ח וַיְהִי בְּהִשָּׁמַע דְּבַר–הַמֶּלֶךְ וְדָתוֹ וּבְהִקָּבֵץ נְעָרוֹת רַבּוֹת אֶל–שׁוּשַׁן הַבִּירָה אֶל–יַד הֵגָי וַתִּלָּקַח אֶסְתֵּר אֶל–בֵּית הַמֶּלֶךְ אֶל–יַד הֵגַי שֹׁמֵר הַנָּשִׁים
8. And it was, when the king’s word and law became known, and many young women were brought to Shushan the capital by the hand of Heigai, and Esther was taken to the king’s house by the hand of Heigai, guard of the women.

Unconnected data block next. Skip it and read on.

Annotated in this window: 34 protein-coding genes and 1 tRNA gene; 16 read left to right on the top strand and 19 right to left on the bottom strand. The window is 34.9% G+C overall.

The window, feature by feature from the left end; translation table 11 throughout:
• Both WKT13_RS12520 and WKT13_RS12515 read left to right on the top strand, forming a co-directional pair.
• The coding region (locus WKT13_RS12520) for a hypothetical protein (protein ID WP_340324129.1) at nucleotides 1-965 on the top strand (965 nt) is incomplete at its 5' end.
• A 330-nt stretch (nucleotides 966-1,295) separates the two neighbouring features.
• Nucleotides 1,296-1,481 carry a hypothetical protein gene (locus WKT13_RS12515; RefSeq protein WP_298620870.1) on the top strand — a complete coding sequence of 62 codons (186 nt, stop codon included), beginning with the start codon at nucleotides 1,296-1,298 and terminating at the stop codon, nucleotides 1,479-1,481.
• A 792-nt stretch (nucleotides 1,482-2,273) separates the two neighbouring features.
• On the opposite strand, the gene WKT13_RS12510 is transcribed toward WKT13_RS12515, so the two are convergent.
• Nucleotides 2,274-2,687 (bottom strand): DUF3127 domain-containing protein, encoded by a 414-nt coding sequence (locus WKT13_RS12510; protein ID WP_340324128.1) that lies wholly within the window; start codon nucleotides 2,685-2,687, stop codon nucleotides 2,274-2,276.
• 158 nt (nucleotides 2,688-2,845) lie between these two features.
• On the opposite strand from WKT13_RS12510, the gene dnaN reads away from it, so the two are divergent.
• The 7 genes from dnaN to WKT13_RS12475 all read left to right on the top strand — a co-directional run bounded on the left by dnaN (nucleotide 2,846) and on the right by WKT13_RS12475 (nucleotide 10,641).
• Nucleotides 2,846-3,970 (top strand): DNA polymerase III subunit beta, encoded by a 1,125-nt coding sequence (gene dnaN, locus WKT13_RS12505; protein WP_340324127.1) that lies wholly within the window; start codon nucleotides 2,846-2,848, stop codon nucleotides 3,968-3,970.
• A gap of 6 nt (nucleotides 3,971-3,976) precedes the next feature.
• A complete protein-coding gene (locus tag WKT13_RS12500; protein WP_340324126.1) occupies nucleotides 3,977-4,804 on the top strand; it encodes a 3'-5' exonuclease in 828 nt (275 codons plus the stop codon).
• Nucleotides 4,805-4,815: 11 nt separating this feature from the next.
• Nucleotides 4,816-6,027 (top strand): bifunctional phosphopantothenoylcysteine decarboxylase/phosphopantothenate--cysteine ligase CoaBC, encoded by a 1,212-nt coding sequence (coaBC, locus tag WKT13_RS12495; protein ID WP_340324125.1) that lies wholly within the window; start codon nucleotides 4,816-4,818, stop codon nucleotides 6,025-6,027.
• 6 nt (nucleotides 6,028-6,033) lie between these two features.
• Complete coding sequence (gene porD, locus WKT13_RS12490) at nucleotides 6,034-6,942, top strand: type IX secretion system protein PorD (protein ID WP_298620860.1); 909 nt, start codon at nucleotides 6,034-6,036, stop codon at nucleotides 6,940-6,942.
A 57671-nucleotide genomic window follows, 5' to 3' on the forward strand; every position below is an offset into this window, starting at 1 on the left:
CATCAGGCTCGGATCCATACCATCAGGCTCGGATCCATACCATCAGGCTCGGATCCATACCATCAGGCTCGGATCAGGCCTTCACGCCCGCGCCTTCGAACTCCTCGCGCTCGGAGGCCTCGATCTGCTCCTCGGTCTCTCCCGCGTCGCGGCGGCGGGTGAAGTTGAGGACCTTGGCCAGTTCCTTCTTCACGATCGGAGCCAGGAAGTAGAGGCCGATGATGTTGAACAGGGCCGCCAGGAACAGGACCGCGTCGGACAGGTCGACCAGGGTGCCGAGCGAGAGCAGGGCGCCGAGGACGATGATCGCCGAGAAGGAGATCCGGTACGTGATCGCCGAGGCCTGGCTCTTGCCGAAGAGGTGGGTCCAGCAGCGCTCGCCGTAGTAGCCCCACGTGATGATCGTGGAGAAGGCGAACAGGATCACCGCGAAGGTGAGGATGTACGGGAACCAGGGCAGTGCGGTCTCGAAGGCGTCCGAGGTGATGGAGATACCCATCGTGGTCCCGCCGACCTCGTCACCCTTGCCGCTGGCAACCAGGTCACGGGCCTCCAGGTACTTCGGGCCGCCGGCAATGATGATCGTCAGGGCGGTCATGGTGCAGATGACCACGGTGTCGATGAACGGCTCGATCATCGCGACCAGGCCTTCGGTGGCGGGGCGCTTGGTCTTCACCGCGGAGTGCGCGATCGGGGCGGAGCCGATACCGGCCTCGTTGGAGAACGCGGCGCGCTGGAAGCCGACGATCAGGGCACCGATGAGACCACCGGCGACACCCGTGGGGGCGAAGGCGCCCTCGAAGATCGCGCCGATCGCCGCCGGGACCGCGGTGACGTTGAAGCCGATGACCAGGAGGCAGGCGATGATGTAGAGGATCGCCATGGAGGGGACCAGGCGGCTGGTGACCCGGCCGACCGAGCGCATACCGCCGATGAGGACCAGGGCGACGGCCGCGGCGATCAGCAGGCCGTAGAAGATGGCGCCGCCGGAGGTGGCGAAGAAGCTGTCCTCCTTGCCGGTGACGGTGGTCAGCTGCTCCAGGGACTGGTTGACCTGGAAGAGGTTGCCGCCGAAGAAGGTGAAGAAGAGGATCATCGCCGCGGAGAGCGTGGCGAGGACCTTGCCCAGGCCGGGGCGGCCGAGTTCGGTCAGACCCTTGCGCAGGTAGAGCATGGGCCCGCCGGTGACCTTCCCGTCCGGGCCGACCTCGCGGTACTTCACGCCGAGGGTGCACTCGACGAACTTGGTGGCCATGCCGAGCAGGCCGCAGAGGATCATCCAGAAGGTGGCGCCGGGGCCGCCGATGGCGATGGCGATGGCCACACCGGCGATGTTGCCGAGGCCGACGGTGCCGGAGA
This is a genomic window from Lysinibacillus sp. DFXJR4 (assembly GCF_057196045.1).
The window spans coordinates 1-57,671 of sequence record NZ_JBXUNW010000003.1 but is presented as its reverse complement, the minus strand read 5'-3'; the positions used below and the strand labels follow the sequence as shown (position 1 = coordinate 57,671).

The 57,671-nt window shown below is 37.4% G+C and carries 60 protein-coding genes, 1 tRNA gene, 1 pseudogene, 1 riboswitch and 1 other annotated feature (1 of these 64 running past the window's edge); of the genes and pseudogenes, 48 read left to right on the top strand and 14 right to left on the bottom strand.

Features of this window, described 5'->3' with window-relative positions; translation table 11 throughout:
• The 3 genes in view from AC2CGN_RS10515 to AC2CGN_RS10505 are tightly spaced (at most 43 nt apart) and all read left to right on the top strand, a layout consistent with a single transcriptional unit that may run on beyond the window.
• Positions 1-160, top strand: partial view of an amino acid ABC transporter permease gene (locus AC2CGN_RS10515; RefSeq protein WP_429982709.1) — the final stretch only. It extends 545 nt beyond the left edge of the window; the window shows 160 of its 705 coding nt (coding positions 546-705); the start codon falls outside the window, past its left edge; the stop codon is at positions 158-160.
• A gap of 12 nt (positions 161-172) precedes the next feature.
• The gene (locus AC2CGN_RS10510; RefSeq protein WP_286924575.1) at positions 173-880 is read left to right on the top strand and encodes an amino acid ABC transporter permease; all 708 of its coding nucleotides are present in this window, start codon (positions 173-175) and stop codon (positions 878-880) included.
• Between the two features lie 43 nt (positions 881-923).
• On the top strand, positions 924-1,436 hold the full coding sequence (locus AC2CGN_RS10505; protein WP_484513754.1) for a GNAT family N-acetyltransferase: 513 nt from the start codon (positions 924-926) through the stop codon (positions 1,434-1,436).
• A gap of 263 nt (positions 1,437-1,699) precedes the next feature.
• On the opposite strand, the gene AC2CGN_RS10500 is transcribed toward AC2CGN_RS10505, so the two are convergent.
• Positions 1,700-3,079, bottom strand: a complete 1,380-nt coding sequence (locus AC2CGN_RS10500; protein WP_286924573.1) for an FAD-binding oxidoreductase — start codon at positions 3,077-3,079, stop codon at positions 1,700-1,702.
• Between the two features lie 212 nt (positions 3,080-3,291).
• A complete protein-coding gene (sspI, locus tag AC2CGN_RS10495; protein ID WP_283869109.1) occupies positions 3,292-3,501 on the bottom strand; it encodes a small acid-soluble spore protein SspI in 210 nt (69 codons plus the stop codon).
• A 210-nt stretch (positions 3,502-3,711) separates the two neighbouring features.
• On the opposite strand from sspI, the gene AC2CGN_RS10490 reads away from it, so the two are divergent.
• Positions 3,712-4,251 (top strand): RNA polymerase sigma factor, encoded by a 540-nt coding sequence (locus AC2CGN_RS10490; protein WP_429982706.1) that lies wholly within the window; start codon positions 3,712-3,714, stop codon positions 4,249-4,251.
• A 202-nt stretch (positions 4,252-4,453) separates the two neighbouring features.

Is not the king’s word law? Why would the verse need to have two nouns describing the same thing? The Vilna Gaon says these two words refer to two different things: one is the “davar,” the word requiring young women to be brought to the king, whereas the second term, “daso,” refers to a threat to back up the law once people resisted and began hiding their daughters (see previous blogs). The government realized the need for a penalty for those people who refused to comply with their edict.